The Kerala High Court disposed of a PIL filed by a Congress MLA Ramesh Chennithala that sought to invalidate a circular issued by the Kerala police that let it collect call data records (CDR) from telecom service providers for the purposes of tracing the contacts of COVID-19 patients. The division bench, constituting Chief Justice S. Manikumar and Justice Shaji P. Chaly, refused to label such data collection as “unconstitutional, null and void and unenforceable in law”, as the petitioner wanted, and did not forbid the police from collecting such data. However, it directed Kerala Police to ensure “strict confidentiality” of the CDR details and that they are used only for contact tracing for COVID-19.
The petitioner argued that such data collection violated the COVID-19 patients’ right to privacy. During the course of the final hearing on August 21, the petitioner had sought that the police issue a revised circular limiting the purpose of collection to just contact tracing for COVID-19. The Court left it up to the police’s consideration.
In a written submission to the court and in oral arguments, the police had argued that segregating only the tower location from CDR was not possible. The petitioner had then sought to implead telecom service providers to ascertain the veracity of the claim. The bench refused to implead TSPs.
‘Collection of CDR for data records violates patients’ right to privacy’: PIL
The petitioner argued against a circular issued by the Kerala Police on August 11 through which the Additional Director General of Police (Intelligence) and police headquarters would ask BSNL and Vodafone Idea to hand over CDR of COVID-19 positive patients promptly. In his PIL, Chennithala argued:
- The circular makes it clear that the police was collecting CDR even before the issuance of the circular, without the consent or knowledge of COVID-19 patients.
- Such collection violates the patients’ right to privacy, both under the Puttaswamy right to privacy judgement and judgement from the Telangana High Court earlier this year as per which an “emergency of any sort” cannot be used as “an excuse to trample on the rights under Article 21”.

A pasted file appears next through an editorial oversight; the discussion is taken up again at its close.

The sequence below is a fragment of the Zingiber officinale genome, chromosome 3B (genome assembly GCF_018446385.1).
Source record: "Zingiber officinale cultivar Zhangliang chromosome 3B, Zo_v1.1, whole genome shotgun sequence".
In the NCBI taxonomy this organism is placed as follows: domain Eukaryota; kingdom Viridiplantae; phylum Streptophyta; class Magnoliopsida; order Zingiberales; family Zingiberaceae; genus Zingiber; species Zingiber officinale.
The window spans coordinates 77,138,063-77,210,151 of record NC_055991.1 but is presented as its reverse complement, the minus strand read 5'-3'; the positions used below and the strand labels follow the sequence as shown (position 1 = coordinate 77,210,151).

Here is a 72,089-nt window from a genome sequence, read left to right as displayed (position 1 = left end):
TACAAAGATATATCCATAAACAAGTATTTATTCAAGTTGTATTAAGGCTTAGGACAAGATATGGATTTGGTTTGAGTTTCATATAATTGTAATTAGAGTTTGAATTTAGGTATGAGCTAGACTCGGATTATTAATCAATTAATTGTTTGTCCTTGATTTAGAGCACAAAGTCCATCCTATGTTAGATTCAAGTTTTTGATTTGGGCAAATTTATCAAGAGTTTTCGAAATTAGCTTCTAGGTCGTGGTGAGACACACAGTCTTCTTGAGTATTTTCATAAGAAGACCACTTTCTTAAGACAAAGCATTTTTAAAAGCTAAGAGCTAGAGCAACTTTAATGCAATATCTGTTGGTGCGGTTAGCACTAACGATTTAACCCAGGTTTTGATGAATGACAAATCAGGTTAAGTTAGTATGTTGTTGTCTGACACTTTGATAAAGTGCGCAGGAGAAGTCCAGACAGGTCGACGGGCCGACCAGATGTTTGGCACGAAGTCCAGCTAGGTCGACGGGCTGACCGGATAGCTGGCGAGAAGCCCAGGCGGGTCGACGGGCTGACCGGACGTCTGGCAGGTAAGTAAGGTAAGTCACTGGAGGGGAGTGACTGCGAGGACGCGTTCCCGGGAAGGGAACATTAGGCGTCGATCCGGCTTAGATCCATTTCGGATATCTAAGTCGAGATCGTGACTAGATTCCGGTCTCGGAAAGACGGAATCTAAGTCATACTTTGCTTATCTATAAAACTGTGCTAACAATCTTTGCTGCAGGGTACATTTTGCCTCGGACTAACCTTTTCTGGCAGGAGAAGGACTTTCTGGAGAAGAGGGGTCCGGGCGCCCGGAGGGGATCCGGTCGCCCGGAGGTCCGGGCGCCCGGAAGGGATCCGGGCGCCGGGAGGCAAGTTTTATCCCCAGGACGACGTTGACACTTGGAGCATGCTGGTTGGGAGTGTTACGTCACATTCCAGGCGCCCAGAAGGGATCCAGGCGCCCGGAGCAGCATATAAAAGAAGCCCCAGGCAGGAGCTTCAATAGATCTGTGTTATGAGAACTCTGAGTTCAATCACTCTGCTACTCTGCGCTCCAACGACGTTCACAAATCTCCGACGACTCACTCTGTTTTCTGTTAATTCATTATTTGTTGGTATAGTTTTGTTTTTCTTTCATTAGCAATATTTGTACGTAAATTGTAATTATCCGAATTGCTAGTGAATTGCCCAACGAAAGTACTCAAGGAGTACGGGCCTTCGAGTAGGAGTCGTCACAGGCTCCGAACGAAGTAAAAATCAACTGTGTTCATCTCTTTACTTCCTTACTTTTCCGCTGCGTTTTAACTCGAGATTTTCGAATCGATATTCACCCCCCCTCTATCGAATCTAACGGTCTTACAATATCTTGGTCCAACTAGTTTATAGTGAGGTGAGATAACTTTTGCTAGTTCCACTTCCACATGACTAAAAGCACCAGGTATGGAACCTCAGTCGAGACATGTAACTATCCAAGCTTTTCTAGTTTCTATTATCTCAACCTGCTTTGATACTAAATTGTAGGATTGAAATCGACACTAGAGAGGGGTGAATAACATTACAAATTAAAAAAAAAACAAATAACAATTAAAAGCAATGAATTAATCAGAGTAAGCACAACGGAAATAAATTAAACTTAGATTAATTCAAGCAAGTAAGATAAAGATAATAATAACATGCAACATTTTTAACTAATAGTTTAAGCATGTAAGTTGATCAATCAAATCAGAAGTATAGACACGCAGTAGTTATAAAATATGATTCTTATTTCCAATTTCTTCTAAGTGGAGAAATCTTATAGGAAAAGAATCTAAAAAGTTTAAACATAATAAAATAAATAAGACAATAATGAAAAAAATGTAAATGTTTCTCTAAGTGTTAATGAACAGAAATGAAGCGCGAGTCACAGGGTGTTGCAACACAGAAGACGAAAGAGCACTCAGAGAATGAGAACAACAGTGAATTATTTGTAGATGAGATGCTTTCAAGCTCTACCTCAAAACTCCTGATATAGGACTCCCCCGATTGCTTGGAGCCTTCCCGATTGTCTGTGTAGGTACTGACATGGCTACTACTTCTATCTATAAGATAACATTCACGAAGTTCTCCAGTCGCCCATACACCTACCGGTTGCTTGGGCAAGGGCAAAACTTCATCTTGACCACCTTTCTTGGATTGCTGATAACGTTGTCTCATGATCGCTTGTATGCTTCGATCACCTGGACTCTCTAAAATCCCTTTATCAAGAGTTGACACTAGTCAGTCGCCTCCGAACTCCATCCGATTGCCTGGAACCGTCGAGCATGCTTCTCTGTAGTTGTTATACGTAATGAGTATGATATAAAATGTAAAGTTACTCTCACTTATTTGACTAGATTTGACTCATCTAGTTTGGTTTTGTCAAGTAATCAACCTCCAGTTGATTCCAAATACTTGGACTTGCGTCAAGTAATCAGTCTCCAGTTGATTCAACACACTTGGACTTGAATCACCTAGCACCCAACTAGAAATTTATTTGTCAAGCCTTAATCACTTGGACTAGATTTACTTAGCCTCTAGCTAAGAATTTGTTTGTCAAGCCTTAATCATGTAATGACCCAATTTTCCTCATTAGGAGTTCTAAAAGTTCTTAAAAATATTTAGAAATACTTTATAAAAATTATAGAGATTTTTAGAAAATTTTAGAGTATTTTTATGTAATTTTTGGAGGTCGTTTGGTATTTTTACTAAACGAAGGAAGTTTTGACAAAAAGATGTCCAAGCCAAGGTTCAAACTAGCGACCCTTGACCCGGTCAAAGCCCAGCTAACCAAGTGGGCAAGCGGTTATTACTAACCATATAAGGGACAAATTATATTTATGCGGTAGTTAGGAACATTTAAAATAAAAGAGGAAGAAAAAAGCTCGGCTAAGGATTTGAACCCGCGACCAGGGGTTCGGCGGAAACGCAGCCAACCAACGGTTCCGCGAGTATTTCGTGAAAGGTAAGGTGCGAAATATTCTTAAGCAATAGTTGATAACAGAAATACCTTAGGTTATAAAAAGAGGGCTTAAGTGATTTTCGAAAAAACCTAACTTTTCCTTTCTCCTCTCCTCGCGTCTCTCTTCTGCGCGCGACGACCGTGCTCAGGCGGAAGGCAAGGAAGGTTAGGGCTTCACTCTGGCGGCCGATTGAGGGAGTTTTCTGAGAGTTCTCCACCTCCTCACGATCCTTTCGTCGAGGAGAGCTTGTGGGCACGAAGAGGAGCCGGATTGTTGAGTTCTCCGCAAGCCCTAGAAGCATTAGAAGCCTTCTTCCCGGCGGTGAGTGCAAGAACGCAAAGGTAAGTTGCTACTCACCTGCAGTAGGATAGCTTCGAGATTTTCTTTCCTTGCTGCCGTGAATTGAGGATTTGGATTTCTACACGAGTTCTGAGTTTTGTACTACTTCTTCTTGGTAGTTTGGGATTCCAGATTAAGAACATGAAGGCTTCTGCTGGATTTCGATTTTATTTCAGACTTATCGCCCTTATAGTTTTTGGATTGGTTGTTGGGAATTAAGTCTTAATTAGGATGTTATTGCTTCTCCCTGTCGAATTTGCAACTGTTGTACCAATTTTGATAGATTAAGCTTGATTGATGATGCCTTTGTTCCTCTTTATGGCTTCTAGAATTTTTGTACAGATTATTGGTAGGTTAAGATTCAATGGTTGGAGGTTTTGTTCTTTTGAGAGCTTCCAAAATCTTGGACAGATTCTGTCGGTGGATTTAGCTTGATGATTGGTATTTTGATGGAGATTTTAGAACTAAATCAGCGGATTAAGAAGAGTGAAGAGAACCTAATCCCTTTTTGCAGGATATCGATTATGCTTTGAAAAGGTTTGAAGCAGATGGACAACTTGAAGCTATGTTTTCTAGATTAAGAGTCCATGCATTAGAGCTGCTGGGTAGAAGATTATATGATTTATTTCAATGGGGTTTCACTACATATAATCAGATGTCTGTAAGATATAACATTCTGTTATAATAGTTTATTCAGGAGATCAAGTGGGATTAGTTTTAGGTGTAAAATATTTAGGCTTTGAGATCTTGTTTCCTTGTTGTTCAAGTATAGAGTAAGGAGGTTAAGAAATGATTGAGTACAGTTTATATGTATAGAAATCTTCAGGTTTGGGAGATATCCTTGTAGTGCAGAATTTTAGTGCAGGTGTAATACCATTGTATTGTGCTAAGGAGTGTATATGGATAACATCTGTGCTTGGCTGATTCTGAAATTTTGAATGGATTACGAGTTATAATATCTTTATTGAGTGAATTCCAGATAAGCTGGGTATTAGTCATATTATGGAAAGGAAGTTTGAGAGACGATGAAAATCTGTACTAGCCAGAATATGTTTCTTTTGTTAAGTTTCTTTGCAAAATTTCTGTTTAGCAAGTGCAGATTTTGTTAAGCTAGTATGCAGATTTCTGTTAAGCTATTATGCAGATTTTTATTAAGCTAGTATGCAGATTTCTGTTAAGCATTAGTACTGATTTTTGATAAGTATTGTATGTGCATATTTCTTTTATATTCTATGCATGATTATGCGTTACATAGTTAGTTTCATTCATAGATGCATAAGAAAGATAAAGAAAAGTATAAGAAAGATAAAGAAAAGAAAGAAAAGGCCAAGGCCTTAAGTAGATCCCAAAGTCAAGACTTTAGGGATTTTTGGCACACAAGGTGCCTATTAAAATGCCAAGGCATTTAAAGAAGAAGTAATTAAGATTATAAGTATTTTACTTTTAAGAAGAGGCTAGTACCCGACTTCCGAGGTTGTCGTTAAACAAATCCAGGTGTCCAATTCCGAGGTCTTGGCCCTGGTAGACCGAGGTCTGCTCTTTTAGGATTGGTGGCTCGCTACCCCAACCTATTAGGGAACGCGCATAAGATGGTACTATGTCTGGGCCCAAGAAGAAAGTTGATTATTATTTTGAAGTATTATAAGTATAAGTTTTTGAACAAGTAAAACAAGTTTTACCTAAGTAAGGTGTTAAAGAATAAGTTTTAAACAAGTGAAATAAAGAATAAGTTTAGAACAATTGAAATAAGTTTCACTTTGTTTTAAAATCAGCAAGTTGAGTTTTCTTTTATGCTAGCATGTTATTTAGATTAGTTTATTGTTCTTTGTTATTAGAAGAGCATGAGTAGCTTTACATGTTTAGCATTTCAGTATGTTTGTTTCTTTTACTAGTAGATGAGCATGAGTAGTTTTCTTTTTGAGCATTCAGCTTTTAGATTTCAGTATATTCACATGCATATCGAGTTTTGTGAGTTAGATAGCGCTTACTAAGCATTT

- The legal authority for issuing such a circular, or collecting such data is not defined. The PIL called such collection of data by the police “an illegal expansion of police powers”.
- CDR are being collected in a non-anonymised fashion, in violation of the Kerala High Court’s judgement in the Sprinklr case in April 2020.
- If such data is stored with a third party, it is very likely that “undesirable elements” could “misuse” it for commercial gain.
‘Segregating tower location from CDR is impossible, data is safe’: Kerala Police
In its written submission to the court and oral arguments, the Kerala Police argued:
- CDR details are only collected for the limited purpose of locating COVID-19 patients and their contacts.
- CDR details are only kept by the police, not shared with third parties, and are destroyed “once the places where the COVID positive patients have been [are] identified”.
- CDR details are only collected for 14 days prior to the date when patients test positive for COVID-19.
- It is not possible to segregate only the tower location from the data that telecom service providers provides them because the TSPs download the CDR details in an encrypted CSV format where they are not allowed to make any changes. Any segregation that needs to be done has to be done by the agency that seeks the details, which is the police in this case.
- The police “decodes” only one column out of the 13 that comprise a call data record. This column, “First Cell Global Id”, provides the latitude and the longitude. It is not clear if this refers to the location of the mobile tower or the individual in question.
- The only other method for obtaining tower location — location-based service (LBS) — gives real-time data and cannot be used to chart location data for previous days.